November is lung cancer awareness month, highlighting the leading cancer killer of adult men and women. Over 150,000 deaths from lung cancer are estimated to occur in women and men in 2015 making lung cancer the leading cause of cancer deaths by far. Only 15% of lung cancers are found at a localized stage meaning low survival rates. What are the facts about this killer?
- Tobacco use is the leading cause of lung cancer. Around 90% of lung cancers are related to smoking.
- Risk for lung cancer from smoking are related to the length of time and amount of smoking. Those who have smoked the equivalent of 30 pack years or more are at the greatest risk but even a history of 10 pack years of smoking means a higher risk of lung cancer.
- Other risk factors include second hand smoke exposure, exposure to asbestos and exposure to radon gas. Family history may play a role in some.
- Signs and symptoms from lung cancer are nonspecific, overlapping with many non-cancerous conditions and include: cough, shortness of breath, chest pain and coughing up blood.
What can we do to beat this killer?
- Smoking cessation is key! If you smoke, your doctor has resources that can help you or your loved one quit.
- Finding lung cancer earlier means improved survival.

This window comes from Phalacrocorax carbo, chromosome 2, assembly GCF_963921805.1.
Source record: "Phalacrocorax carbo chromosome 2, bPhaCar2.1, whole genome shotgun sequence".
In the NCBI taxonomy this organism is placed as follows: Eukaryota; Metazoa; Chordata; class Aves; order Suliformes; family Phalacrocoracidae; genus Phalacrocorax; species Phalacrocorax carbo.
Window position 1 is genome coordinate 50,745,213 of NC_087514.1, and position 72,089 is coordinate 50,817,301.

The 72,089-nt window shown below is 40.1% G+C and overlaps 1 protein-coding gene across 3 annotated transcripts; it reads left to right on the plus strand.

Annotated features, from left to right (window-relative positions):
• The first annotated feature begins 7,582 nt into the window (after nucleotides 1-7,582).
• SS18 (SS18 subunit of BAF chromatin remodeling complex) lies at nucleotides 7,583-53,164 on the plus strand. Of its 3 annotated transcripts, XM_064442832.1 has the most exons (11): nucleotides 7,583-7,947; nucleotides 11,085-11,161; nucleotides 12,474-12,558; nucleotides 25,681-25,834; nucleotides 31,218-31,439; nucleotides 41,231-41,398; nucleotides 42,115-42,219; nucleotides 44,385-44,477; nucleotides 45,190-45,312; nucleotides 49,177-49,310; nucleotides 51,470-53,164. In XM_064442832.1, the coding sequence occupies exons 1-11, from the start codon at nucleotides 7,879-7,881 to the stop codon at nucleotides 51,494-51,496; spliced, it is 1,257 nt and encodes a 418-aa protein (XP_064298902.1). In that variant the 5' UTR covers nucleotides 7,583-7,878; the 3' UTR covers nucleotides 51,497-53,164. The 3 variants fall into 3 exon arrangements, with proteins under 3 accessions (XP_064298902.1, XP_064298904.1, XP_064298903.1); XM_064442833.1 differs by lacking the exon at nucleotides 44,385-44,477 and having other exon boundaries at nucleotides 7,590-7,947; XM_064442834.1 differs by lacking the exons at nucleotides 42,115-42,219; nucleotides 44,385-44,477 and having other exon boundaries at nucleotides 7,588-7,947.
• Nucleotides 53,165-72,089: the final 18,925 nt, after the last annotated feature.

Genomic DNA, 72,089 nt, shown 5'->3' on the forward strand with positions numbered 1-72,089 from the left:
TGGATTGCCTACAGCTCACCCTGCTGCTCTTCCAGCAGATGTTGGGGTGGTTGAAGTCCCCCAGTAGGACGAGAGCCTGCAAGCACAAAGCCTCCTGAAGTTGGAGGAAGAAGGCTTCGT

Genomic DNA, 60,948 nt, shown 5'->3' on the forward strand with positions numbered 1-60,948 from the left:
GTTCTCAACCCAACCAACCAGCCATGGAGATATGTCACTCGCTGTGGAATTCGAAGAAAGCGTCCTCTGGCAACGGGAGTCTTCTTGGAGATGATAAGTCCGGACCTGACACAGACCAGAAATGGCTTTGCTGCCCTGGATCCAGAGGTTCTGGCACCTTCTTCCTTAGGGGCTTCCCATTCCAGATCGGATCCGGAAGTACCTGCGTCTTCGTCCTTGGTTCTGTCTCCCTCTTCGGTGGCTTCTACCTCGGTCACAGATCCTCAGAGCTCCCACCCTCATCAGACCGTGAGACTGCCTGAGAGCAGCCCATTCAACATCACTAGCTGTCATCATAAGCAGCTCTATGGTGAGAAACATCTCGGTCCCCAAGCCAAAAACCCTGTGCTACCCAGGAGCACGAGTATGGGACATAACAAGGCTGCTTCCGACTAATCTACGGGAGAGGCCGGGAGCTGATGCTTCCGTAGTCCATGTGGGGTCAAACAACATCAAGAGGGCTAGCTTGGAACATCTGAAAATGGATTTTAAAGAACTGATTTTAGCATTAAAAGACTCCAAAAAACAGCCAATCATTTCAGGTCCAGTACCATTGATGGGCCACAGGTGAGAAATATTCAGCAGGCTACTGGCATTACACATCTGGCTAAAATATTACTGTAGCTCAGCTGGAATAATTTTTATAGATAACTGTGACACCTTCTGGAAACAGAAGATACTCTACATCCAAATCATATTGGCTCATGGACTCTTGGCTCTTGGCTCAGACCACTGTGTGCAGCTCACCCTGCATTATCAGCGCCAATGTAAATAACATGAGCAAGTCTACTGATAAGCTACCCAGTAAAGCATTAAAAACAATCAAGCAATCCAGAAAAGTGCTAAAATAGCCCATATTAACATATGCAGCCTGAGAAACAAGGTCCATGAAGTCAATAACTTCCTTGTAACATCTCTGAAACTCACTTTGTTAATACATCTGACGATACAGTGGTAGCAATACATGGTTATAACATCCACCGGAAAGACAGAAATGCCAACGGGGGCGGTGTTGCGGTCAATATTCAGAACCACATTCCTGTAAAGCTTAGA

- Screening with low dose CT can lower the risk of dying from lung cancer with the largest study showing a decrease in the risk of death by at least 20%.
Who should undergo screening?
- Current smokers or those who have quit smoking in the last 15 years.
- Those who have smoked an equivalent of 30 pack years (for example, smoking 1 pack per day for 30 years or 2 packs per day for 15 years, etc.).
- Smokers aged 55-75.
Screening will occur with a low dose CT performed every year while criteria are met. Screening should be performed as part of a total program aimed at reducing the risk of lung cancer, meaning smoking cessation is a key part.
This November, let’s spread the word: lung cancer is a leading cancer killer, one which we CAN do something about. If you are at risk, get screened with low dose CT yearly and reduce your risk by joining the ranks of the non-smokers.
Originally published 11/11/15 on diagnosticimagingcenterskc.com.